Tag Archives: sentimental

Heirlooms

I just finished reading Living Simply Free’s blog post on Heirlooms and am reminded of an issue that I’ve been mentally avoiding for some time now.

I’m definitely not wanting to have all my parents belongings passed down to me when the time comes. Luckily, my mother is working towards being more minimalistic and attachment-free with her home and possessions these days, so she may be letting me off the hook in most areas.

However, her mother–my granny–used to paint. My family has several of her oil paintings displayed around our homes, and that is one thing that my mother will never get rid of. Nor should she!

I just think about the possibility of something happening to her and me being responsible for several rather large items with EXTREME sentimentality attached to them. What will I do? How will I react?

Most people would think I’m crazy for even starting to have anxiety about this issue. They would gladly take these heirlooms from their parents, but I’m not like everyone else. I just see these paintings as objects I would worry over during the event of a storm or other natural disaster, possibility of a house fire (heaven forbid), them getting damaged in a move, etc. etc. etc….

Sigh.

I’m open to advice or suggestions in this situation–whether it be how to deal with the anxiety over the paintings, or what to do with them when the time comes.

And, please don’t get me wrong.  I don’t worry over this to the point of losing sleep or anything.  The thought just crosses my mind from time to time and I feel like it’s something I should stop avoiding and start mentally preparing for.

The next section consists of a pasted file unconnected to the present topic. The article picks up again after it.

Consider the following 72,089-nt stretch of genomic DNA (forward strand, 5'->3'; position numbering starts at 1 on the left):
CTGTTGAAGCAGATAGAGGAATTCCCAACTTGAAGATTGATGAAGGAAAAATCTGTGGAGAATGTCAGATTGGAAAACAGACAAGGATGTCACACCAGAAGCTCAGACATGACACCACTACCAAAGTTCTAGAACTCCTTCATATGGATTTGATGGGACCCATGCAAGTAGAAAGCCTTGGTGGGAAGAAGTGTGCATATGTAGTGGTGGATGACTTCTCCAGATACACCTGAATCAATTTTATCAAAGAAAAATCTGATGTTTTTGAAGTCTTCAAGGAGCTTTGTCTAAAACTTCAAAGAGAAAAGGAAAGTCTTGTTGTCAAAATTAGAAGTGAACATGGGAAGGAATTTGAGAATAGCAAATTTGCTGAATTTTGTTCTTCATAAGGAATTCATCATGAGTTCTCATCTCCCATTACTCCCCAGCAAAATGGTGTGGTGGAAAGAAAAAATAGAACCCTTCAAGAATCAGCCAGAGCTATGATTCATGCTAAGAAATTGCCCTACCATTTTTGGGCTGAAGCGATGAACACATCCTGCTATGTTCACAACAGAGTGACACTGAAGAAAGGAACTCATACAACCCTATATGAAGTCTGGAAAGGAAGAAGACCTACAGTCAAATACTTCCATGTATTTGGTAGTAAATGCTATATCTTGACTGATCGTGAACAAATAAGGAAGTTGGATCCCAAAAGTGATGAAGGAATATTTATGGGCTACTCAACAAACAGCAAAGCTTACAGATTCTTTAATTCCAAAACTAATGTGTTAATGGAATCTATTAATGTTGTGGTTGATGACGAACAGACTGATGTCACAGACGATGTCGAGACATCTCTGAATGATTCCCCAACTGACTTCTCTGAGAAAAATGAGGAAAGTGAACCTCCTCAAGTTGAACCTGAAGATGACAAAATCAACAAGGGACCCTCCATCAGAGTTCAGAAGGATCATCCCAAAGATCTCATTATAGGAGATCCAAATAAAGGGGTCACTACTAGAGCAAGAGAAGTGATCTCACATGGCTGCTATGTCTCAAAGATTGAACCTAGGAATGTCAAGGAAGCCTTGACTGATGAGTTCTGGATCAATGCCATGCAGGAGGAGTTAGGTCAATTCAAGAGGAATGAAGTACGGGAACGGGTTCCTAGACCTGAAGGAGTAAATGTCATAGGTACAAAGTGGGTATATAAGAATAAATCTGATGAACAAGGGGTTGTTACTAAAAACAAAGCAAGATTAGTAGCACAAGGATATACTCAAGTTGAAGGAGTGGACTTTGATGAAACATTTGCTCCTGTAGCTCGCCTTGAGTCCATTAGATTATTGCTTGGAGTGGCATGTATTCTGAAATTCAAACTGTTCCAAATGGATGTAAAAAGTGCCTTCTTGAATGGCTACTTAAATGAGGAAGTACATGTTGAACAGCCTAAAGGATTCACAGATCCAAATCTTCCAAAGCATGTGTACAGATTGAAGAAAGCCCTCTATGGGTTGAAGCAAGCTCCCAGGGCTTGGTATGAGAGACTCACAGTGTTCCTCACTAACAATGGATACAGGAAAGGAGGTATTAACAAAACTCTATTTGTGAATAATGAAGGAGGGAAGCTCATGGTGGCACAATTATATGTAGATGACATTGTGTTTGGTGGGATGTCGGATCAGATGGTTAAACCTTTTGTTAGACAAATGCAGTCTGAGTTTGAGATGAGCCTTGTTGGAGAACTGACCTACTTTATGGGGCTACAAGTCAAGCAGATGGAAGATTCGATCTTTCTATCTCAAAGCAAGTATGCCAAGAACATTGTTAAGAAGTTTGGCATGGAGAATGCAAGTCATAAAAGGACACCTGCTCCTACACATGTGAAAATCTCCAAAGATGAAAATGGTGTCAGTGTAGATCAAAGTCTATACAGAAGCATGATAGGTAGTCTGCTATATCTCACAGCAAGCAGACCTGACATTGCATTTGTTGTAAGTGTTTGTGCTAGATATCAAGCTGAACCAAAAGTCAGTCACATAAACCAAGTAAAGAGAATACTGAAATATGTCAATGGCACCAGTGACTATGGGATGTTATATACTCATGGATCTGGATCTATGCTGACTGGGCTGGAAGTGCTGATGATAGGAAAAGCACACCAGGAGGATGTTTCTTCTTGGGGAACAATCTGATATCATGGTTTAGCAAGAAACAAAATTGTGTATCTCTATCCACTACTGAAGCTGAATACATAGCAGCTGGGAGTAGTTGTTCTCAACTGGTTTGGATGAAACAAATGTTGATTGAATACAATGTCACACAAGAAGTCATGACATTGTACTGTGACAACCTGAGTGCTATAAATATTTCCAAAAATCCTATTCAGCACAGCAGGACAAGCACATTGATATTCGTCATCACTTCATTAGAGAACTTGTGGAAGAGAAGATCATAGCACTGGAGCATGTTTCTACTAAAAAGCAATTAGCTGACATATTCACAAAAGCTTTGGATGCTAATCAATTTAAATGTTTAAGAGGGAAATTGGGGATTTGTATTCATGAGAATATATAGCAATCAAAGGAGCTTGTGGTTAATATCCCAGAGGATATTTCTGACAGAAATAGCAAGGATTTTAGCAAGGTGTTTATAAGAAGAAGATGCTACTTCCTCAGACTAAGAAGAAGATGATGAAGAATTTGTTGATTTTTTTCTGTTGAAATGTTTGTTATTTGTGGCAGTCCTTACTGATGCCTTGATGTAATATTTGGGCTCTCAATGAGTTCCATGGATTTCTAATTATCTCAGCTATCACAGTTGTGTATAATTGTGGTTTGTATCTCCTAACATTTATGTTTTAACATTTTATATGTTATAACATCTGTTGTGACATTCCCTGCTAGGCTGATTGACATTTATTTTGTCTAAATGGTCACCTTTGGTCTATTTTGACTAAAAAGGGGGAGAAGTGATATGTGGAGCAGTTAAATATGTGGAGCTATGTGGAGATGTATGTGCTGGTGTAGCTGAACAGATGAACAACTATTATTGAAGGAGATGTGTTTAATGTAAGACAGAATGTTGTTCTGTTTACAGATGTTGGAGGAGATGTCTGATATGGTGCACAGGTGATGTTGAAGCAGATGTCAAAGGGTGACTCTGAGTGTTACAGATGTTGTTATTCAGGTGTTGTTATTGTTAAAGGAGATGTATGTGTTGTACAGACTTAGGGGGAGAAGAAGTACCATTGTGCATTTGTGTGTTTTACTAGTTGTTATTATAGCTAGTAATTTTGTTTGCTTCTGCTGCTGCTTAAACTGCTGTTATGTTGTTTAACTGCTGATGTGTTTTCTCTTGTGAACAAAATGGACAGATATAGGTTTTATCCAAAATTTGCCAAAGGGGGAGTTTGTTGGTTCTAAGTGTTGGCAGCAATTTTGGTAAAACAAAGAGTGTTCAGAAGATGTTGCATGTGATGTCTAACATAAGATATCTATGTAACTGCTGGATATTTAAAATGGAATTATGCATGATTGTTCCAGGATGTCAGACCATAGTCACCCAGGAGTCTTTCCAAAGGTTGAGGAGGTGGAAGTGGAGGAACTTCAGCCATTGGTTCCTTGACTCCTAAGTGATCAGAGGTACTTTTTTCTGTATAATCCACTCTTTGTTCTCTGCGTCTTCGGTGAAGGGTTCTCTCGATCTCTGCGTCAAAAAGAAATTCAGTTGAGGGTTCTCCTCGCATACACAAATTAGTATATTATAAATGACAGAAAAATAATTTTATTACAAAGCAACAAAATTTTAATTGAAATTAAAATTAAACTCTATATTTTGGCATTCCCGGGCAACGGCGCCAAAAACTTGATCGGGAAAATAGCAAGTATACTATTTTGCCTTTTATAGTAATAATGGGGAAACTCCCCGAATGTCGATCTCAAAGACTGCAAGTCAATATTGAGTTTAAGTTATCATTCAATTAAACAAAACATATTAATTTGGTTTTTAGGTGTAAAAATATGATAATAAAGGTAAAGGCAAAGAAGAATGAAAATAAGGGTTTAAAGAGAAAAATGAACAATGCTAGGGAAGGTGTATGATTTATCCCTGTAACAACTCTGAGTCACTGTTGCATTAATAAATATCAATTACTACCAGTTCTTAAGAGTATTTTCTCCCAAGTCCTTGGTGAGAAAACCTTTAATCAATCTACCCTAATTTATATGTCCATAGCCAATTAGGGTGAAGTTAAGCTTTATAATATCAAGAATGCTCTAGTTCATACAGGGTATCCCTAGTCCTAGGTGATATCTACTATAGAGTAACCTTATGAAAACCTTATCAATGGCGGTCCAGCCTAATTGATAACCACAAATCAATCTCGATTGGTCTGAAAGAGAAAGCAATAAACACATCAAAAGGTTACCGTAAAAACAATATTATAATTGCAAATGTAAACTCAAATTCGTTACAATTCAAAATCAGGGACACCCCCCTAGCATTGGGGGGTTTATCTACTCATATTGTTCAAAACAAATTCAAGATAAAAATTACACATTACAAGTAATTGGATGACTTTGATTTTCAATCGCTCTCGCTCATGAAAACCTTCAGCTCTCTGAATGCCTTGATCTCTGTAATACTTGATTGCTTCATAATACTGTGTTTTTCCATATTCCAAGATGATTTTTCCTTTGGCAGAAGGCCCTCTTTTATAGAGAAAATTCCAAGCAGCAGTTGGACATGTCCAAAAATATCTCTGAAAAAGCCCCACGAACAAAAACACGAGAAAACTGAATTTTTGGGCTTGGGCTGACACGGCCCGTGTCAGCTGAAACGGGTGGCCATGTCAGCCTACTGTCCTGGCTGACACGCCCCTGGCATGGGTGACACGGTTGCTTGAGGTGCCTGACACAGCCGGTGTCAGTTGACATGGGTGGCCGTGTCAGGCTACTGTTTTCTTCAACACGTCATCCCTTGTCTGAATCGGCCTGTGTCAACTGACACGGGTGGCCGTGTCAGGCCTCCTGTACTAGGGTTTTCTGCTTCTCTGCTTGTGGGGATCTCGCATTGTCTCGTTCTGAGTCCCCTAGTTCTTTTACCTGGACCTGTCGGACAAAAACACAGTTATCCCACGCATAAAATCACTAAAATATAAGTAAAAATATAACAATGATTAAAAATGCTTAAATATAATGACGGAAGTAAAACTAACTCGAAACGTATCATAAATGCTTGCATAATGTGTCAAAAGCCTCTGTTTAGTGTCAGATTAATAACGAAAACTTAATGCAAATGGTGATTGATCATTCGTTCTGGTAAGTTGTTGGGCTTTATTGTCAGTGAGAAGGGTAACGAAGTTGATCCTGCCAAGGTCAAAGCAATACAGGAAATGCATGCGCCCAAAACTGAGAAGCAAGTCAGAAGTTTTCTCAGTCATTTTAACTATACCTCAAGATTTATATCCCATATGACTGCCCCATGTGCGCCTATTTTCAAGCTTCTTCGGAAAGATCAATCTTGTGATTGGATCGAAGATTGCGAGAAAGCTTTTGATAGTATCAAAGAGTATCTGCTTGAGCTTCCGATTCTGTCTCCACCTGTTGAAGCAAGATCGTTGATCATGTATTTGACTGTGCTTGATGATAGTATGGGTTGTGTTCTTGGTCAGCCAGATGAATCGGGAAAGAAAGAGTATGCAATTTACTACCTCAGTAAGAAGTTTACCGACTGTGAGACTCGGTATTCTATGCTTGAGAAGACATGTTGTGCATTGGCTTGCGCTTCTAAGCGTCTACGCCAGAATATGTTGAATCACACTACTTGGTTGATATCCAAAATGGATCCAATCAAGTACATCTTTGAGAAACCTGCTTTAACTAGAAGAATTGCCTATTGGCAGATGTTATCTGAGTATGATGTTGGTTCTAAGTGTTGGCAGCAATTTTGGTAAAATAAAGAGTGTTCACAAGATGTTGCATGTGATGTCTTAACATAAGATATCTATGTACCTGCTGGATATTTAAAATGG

HELP!

Have any of you ever had heirlooms passed down to you that you would rather not have the burden of dealing with, or will you one day?   Are you having a difficult time releasing heirlooms due to sentimentality?

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To Keep? Or Not To Keep?

What constitutes a keepsake?

The term can mean different things for different people.

I’m at a place on my minimalism journey, where the things I’m parting with are becoming more and more meaningful to me.  Occasionally I’ll find a few things that are meaningless, but they are getting harder to come by.

I mentioned in a previous post about my goals, that I wanted to have all my keepsakes fit into one fairly small-sized box.  I’m happy to say I’ve almost arrived.

Most of the things that I want to hold on to, but don’t regularly visit, are in this one box.  Items such as: yearbooks, diplomas, awards, special notes/cards/letters I’ve received through the years, childhood Bible, etc.

(Note: I don’t count my photos and such in this category, as they are of separate importance altogether.  These are just items that mean something to me, that I, from time to time, like to pull out and look through.)

Since my Paw Paw’s death, however, I’m realizing that the meaning of the term keepsake is changing for me.  Death really does put things into perspective.  It becomes so clear what matters and what doesn’t in these heartbreaking situations, especially when thinking of all the things you hold dear that you would trade to have a little more time with your deceased loved one.

Everyone, of course, grieves differently and treasures different things.  I know my Nana will have a hard time parting with any of Paw Paw’s belongings, as she tends to hold on to tangible objects.  I hope to be able to help her let go in some ways, but I understand if she is unable to.

My next post will be an image of said Keepsake Box.  (I placed a CD next to it to give you an idea of size.)

It’s a comfort to know that everything I can’t replace is all together in one condensed location so that I am able to pick it up and go in a crisis.  Everything else is just replaceable fluff.

However, as I stated earlier, my definition of keepsake is changing, and I’m sure I’ll be able to condense my box even further.  I can already think of a couple of things that I feel ready to release.

And how freeing it is!

What items in your life do you consider special, or keepsakes?

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